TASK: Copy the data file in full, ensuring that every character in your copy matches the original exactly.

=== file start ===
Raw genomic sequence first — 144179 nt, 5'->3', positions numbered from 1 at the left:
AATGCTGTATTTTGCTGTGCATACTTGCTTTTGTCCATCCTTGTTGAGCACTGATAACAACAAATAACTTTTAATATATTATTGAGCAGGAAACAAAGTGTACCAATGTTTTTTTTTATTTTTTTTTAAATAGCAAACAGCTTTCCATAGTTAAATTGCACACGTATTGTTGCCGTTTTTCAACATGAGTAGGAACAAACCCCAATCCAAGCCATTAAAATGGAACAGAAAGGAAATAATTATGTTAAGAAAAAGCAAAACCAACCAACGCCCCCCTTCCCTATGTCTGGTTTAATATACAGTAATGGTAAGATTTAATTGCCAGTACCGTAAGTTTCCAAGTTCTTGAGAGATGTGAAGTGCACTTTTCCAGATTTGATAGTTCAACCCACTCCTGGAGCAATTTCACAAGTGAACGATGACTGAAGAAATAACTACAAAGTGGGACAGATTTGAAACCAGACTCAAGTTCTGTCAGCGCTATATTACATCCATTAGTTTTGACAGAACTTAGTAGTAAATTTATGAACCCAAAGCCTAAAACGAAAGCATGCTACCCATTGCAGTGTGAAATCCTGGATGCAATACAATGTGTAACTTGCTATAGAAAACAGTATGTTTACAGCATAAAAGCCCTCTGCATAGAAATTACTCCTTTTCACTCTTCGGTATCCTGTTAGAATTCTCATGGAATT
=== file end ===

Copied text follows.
Raw genomic sequence first — 144179 nt, 5'->3', positions numbered from 1 at the left:
AATGCTGTATTTTGCTGTGCATACTTGCTTTTGTCCATCCTTGTTGAGCACTGATAACAACAAATAACTTTTAATATATTATTGAGCAGGAAACAAAGTGTACCAATGTTTTTTTTTATTTTTTTTTAAATAGCAAACAGCTTTCCATAGTTAAATTGCACACGTATTGTTGCCGTTTTTCAACATGAGTAGGAACAAACCCCAATCCAAGCCATTAAAATGGAACAGAAAGGAAATAATTATGTTAAGAAAAAGCAAAACCAACCAACGCCCCCCTTCCCTATGTCTGGTTTAATATACAGTAATGGTAAGATTTAATTGCCAGTACCGTAAGTTTCCAAGTTCTTGAGAGATGTGAAGTGCACTTTTCCAGATTTGATAGTTCAACCCACTCCTGGAGCAATTTCACAAGTGAACGATGACTGAAGAAATAACTACAAAGTGGGACAGATTTGAAACCAGACTCAAGTTCTGTCAGCGCTATATTACATCCATTAGTTTTGACAGAACTTAGTAGTAAATTTATGAACCCAAAGCCTAAAACGAAAGCATGCTACCCATTGCAGTGTGAAATCCTGGATGCAATACAATGTGTAACTTGCTATAGAAAACAGTATGTTTACAGCATAAAAGCCCTCTGCATAGAAATTACTCCTTTTCACTCTTCGGTATCCTGTTAGAATTCTCATGGAATT